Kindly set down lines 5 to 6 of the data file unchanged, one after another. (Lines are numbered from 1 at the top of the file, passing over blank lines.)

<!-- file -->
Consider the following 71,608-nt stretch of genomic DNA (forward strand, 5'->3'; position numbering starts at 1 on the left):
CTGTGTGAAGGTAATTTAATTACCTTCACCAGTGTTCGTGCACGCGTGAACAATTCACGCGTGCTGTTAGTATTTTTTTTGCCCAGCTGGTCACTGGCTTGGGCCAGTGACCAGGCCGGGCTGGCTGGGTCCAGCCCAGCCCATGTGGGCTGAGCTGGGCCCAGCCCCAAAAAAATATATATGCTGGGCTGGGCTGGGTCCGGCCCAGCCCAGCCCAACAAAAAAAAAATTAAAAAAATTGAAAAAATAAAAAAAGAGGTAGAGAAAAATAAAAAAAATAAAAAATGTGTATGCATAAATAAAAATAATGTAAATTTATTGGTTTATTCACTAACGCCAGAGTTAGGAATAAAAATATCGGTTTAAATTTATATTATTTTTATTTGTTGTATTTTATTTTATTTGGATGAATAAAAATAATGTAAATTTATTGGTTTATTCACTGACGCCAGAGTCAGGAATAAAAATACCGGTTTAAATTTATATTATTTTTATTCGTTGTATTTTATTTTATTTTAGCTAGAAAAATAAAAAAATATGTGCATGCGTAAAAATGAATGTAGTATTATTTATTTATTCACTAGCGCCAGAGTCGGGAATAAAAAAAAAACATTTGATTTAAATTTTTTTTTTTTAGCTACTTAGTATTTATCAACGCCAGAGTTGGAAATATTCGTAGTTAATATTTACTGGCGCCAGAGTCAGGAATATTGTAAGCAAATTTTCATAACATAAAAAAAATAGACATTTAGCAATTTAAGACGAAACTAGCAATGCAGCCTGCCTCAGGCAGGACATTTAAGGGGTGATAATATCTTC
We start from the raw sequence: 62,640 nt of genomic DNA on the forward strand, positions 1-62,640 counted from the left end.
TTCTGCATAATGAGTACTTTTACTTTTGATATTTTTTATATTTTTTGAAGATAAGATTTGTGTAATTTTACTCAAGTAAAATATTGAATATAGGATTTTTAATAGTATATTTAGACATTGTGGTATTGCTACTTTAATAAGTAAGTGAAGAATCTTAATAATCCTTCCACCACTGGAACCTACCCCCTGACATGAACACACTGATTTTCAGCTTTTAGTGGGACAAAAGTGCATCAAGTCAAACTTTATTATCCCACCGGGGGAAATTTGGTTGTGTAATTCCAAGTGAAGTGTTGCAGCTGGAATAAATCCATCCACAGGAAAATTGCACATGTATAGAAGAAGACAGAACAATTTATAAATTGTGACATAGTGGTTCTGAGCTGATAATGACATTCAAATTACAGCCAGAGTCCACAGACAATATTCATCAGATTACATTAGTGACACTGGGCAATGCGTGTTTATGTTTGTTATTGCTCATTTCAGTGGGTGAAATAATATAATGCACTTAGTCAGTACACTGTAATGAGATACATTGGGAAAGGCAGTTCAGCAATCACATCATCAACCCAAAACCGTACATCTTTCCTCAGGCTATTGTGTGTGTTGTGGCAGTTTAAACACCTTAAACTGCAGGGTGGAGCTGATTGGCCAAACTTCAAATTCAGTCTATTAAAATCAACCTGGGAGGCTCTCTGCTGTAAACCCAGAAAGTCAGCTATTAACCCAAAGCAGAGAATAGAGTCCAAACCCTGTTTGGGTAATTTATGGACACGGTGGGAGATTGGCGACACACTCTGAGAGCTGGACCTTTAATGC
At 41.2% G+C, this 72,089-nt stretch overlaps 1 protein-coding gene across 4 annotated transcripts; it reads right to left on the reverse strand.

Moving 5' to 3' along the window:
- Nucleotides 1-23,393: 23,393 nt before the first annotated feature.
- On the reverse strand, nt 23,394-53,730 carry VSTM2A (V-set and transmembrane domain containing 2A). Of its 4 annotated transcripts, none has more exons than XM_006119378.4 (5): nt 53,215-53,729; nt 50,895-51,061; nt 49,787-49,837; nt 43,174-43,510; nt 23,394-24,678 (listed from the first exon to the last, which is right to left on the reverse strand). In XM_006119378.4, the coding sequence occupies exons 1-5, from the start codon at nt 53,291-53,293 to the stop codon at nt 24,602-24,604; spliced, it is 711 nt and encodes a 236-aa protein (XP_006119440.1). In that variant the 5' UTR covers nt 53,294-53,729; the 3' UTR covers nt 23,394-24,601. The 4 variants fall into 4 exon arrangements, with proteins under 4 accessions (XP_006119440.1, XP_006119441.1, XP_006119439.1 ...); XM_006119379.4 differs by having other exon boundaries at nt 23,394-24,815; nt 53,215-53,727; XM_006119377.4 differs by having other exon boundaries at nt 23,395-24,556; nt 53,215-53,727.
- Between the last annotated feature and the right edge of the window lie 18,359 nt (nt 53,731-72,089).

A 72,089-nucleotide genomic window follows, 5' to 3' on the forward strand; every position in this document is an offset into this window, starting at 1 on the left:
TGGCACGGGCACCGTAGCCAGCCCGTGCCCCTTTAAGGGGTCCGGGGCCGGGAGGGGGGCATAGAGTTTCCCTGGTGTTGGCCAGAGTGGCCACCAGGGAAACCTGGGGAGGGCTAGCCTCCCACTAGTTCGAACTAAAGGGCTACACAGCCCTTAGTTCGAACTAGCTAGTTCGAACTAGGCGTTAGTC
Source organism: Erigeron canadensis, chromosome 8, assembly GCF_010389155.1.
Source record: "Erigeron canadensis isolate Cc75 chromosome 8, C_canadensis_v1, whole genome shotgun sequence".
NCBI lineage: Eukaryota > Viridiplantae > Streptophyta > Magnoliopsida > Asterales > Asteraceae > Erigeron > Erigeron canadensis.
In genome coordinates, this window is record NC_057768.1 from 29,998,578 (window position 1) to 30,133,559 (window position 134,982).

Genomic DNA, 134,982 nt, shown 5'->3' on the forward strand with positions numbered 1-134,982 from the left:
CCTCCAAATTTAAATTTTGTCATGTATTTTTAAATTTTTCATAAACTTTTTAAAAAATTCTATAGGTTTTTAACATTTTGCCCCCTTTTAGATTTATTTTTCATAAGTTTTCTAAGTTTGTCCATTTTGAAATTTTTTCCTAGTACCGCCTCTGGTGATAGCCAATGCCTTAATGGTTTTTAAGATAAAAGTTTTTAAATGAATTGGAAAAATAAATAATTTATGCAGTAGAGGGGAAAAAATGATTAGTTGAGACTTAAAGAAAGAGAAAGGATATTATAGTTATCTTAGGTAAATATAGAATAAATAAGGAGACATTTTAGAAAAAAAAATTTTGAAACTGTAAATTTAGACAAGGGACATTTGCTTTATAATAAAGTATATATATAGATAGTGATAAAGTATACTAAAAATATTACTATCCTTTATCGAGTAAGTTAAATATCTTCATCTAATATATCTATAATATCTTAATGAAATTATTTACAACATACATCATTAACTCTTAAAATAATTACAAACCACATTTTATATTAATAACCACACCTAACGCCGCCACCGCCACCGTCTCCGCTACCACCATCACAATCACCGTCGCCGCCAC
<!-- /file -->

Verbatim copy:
At 41.2% G+C, this 72,089-nt stretch overlaps 1 protein-coding gene across 4 annotated transcripts; it reads right to left on the reverse strand.

Moving 5' to 3' along the window: